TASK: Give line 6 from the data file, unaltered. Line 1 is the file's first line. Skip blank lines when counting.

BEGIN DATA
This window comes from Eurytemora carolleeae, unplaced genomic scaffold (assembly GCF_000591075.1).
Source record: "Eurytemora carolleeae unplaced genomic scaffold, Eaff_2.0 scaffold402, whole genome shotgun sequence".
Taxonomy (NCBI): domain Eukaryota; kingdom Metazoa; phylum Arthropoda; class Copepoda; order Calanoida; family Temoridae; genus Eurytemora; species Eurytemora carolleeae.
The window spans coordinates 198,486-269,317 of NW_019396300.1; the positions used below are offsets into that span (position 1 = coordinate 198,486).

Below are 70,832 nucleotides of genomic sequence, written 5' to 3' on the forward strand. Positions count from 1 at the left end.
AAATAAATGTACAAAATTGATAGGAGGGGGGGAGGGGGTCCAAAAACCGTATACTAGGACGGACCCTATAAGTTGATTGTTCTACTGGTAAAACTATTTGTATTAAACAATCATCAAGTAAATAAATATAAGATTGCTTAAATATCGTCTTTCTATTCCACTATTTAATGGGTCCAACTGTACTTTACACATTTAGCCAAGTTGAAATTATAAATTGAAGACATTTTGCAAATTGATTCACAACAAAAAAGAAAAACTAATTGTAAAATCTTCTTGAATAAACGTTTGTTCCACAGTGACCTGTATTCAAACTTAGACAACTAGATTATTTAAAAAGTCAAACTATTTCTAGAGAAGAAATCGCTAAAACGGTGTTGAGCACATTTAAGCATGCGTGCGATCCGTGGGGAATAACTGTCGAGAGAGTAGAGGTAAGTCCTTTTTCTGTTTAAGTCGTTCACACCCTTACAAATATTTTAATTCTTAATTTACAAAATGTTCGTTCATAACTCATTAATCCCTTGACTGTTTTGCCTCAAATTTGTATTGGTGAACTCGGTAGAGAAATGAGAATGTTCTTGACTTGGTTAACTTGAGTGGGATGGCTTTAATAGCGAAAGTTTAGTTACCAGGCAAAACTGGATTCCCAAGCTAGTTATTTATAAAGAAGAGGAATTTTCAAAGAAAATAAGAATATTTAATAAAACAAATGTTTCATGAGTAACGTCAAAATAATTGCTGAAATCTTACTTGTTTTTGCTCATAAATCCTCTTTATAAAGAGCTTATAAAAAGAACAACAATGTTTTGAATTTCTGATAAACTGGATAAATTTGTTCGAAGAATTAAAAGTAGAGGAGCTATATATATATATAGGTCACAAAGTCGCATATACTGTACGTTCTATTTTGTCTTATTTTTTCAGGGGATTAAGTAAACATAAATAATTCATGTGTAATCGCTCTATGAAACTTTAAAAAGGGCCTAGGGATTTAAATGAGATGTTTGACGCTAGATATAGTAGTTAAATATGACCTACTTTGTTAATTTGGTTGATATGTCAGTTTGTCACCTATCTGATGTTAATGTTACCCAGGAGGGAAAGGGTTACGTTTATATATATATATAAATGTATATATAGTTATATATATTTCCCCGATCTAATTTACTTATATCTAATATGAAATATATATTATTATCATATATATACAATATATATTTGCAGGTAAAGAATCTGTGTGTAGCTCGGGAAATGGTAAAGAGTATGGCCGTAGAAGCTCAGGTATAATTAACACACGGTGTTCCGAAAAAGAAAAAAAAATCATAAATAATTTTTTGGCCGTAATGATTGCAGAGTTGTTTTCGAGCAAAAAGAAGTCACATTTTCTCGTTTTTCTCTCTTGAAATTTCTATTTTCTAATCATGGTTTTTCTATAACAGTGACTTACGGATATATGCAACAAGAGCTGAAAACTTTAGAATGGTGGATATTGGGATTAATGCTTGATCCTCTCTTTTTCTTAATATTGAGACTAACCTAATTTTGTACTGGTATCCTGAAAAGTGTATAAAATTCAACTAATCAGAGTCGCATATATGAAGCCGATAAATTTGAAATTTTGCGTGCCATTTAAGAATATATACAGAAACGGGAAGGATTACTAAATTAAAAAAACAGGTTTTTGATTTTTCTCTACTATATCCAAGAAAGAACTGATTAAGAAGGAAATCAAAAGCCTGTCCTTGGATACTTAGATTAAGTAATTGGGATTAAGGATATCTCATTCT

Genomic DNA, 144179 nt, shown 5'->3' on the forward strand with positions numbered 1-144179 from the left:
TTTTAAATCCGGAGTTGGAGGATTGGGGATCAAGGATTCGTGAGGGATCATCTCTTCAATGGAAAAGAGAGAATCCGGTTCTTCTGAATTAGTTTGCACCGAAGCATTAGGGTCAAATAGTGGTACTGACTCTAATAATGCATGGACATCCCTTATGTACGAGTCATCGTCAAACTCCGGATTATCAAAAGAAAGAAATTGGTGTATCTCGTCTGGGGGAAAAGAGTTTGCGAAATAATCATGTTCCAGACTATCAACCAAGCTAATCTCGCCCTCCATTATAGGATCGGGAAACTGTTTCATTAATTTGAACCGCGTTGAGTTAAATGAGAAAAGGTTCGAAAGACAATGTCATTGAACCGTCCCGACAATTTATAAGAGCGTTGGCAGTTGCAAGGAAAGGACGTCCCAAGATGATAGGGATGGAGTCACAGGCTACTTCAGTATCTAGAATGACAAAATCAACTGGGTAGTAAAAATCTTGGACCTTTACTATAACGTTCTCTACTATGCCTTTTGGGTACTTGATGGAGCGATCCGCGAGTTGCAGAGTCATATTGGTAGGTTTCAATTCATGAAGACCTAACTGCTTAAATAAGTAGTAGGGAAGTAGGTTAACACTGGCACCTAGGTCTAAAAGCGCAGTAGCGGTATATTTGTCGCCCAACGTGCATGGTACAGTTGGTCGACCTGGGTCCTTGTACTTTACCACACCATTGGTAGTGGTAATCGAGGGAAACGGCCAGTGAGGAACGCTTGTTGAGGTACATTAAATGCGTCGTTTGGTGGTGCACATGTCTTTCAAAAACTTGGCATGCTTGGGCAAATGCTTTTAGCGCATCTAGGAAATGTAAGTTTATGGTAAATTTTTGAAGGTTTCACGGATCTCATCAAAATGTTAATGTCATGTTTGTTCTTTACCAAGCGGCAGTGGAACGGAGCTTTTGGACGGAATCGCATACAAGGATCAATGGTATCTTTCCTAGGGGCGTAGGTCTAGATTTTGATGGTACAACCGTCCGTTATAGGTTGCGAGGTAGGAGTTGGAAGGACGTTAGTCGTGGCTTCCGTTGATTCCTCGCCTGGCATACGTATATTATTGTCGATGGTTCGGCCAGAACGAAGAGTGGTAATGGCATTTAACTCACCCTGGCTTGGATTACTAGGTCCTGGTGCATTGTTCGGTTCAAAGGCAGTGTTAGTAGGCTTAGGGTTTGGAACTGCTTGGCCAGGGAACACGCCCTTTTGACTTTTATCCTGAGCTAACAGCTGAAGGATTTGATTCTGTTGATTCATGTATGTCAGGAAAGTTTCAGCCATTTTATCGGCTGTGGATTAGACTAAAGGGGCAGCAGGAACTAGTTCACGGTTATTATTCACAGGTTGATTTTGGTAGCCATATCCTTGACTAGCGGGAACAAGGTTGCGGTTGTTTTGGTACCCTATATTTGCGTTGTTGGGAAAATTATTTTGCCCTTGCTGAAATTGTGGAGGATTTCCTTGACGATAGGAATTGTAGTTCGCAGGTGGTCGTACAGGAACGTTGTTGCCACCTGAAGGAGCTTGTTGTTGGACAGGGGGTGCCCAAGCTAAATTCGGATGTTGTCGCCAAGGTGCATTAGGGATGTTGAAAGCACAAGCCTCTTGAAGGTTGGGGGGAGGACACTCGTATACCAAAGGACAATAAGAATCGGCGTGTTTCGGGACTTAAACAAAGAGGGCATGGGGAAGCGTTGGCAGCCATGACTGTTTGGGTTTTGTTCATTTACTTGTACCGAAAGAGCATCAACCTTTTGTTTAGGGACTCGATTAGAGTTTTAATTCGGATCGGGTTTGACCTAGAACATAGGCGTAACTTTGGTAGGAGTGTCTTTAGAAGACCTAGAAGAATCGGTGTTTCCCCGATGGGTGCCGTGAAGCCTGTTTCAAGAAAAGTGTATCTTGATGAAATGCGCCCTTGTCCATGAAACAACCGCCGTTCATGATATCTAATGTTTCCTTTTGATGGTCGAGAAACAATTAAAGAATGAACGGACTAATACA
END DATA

AAATAAATGTACAAAATTGATAGGAGGGGGGGAGGGGGTCCAAAAACCGTATACTAGGACGGACCCTATAAGTTGATTGTTCTACTGGTAAAACTATTTGTATTAAACAATCATCAAGTAAATAAATATAAGATTGCTTAAATATCGTCTTTCTATTCCACTATTTAATGGGTCCAACTGTACTTTACACATTTAGCCAAGTTGAAATTATAAATTGAAGACATTTTGCAAATTGATTCACAACAAAAAAGAAAAACTAATTGTAAAATCTTCTTGAATAAACGTTTGTTCCACAGTGACCTGTATTCAAACTTAGACAACTAGATTATTTAAAAAGTCAAACTATTTCTAGAGAAGAAATCGCTAAAACGGTGTTGAGCACATTTAAGCATGCGTGCGATCCGTGGGGAATAACTGTCGAGAGAGTAGAGGTAAGTCCTTTTTCTGTTTAAGTCGTTCACACCCTTACAAATATTTTAATTCTTAATTTACAAAATGTTCGTTCATAACTCATTAATCCCTTGACTGTTTTGCCTCAAATTTGTATTGGTGAACTCGGTAGAGAAATGAGAATGTTCTTGACTTGGTTAACTTGAGTGGGATGGCTTTAATAGCGAAAGTTTAGTTACCAGGCAAAACTGGATTCCCAAGCTAGTTATTTATAAAGAAGAGGAATTTTCAAAGAAAATAAGAATATTTAATAAAACAAATGTTTCATGAGTAACGTCAAAATAATTGCTGAAATCTTACTTGTTTTTGCTCATAAATCCTCTTTATAAAGAGCTTATAAAAAGAACAACAATGTTTTGAATTTCTGATAAACTGGATAAATTTGTTCGAAGAATTAAAAGTAGAGGAGCTATATATATATATAGGTCACAAAGTCGCATATACTGTACGTTCTATTTTGTCTTATTTTTTCAGGGGATTAAGTAAACATAAATAATTCATGTGTAATCGCTCTATGAAACTTTAAAAAGGGCCTAGGGATTTAAATGAGATGTTTGACGCTAGATATAGTAGTTAAATATGACCTACTTTGTTAATTTGGTTGATATGTCAGTTTGTCACCTATCTGATGTTAATGTTACCCAGGAGGGAAAGGGTTACGTTTATATATATATATAAATGTATATATAGTTATATATATTTCCCCGATCTAATTTACTTATATCTAATATGAAATATATATTATTATCATATATATACAATATATATTTGCAGGTAAAGAATCTGTGTGTAGCTCGGGAAATGGTAAAGAGTATGGCCGTAGAAGCTCAGGTATAATTAACACACGGTGTTCCGAAAAAGAAAAAAAAATCATAAATAATTTTTTGGCCGTAATGATTGCAGAGTTGTTTTCGAGCAAAAAGAAGTCACATTTTCTCGTTTTTCTCTCTTGAAATTTCTATTTTCTAATCATGGTTTTTCTATAACAGTGACTTACGGATATATGCAACAAGAGCTGAAAACTTTAGAATGGTGGATATTGGGATTAATGCTTGATCCTCTCTTTTTCTTAATATTGAGACTAACCTAATTTTGTACTGGTATCCTGAAAAGTGTATAAAATTCAACTAATCAGAGTCGCATATATGAAGCCGATAAATTTGAAATTTTGCGTGCCATTTAAGAATATATACAGAAACGGGAAGGATTACTAAATTAAAAAAACAGGTTTTTGATTTTTCTCTACTATATCCAAGAAAGAACTGATTAAGAAGGAAATCAAAAGCCTGTCCTTGGATACTTAGATTAAGTAATTGGGATTAAGGATATCTCATTCT